Last week, Apple announced the controversial child safety features for iOS, iPadOS, and macOS. Despite the good use, CSAM features have received a lot of backlash raising questions about privacy. Today, the Cupertino-based giant published a detailed FAQ answering some of the important questions regarding CSAM and user privacy.
Apple posted a six-page FAQ after the feature drew a lot of backlashes. Privacy advocates, including Edward Snowden, have slammed the feature saying the feature will turn iPhone into “iNarcs.”
Apple CSAM FAQ
The FAQ beings with Apple re-assuring that the feature will not be used by any government for any use.
“Let us be clear, this technology is limited to detecting CSAM [child sexual abuse material] stored in iCloud and we will not accede to any government’s request to expand it.”
Apple then highlights that the two features — CSAM safety in Messages and iCloud photo scanning — are entirely separate.
What are the differences between communication safety in Messages and CSAM detection in iCloud Photos?
These two features are not the same and do not use the same technology.
Communication safety in Messages is designed to give parents and children additional tools to help protect their children from sending and receiving sexually explicit images in the Messages app. It works only on images sent or received in the Messages app for child accounts set up in Family Sharing. It analyzes the images on-device, and so does not change the privacy assurances of Messages. When a child account sends or receives sexually explicit images, the photo will be blurred and the child will be warned, presented with helpful resources, and reassured it is okay if they do not want to view or send the photo. As an additional precaution, young children can also be told that, to make sure they are safe, their parents will get a message if they do view it.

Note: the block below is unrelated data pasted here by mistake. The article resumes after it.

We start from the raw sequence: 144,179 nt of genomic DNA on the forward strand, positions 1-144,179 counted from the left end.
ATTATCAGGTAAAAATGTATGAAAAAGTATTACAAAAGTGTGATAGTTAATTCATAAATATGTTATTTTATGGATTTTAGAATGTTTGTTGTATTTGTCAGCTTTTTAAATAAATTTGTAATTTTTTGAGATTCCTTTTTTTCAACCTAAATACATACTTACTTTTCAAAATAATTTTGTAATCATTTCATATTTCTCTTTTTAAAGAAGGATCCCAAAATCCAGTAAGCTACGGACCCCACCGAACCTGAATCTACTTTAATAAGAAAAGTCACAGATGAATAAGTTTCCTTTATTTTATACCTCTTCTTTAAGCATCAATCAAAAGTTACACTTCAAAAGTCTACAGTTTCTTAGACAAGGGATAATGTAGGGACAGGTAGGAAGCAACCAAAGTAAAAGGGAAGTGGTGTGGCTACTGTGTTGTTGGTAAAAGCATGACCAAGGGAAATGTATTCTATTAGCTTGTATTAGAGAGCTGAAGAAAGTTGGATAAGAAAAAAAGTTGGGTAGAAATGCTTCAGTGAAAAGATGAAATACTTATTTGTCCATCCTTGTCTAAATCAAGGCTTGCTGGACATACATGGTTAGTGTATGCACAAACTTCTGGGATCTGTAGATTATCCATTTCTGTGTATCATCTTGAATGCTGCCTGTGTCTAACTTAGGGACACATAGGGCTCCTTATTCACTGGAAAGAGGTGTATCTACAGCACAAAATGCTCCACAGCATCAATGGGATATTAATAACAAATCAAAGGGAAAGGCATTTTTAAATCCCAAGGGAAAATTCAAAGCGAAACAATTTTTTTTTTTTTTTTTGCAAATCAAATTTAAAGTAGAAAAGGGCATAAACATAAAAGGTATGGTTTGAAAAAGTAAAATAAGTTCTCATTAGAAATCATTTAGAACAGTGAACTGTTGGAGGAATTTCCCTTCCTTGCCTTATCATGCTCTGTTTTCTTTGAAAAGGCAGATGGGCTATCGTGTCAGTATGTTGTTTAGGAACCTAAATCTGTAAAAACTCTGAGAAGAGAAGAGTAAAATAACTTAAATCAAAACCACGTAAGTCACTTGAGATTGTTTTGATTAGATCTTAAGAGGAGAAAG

The second feature, CSAM detection in iCloud Photos, is designed to keep CSAM off iCloud Photos without providing information to Apple about any photos other than those that match known CSAM images. CSAM images are illegal to possess in most countries, including the United States. This feature only impacts users who have chosen to use iCloud Photos to store their photos. It does not impact users who have not chosen to use iCloud Photos. There is no impact to any other on-device data. This feature does not apply to Messages.
When asked about government enforcing Apple to detect other things via CSAM features, Apple answers:
Could governments force Apple to add non-CSAM images to the hash list?
Apple will refuse any such demands. Apple’s CSAM detection capability is built solely to detect known CSAM images stored in iCloud Photos that have been identified by experts at NCMEC and other child safety groups. We have faced demands to build and deploy government-mandated changes that degrade the privacy of users before, and have steadfastly refused those demands. We will continue to refuse them in the future. Let us be clear, this technology is limited to detecting CSAM stored in iCloud and we will not accede to any government’s request to expand it. Furthermore, Apple conducts human review before making a report to NCMEC. In a case where the system flags photos that do not match known CSAM images, the account would not be disabled and no report would be filed to NCMEC.
The rest of the FAQ goes into specifics of the three features, namely Communication safety in Messages, CSAM detection, and Security for CSAM detection for iCloud Photos. You can read more about the FAQ here.
With the FAQ, Apple is aiming to resolve all the issues regarding privacy and CSAM. But, do you feel convinced? How do you feel about Apple searching the iCloud Photo Library for CSAM? Do you think this is a breach of your privacy? Drop a comment and let us know your thoughts!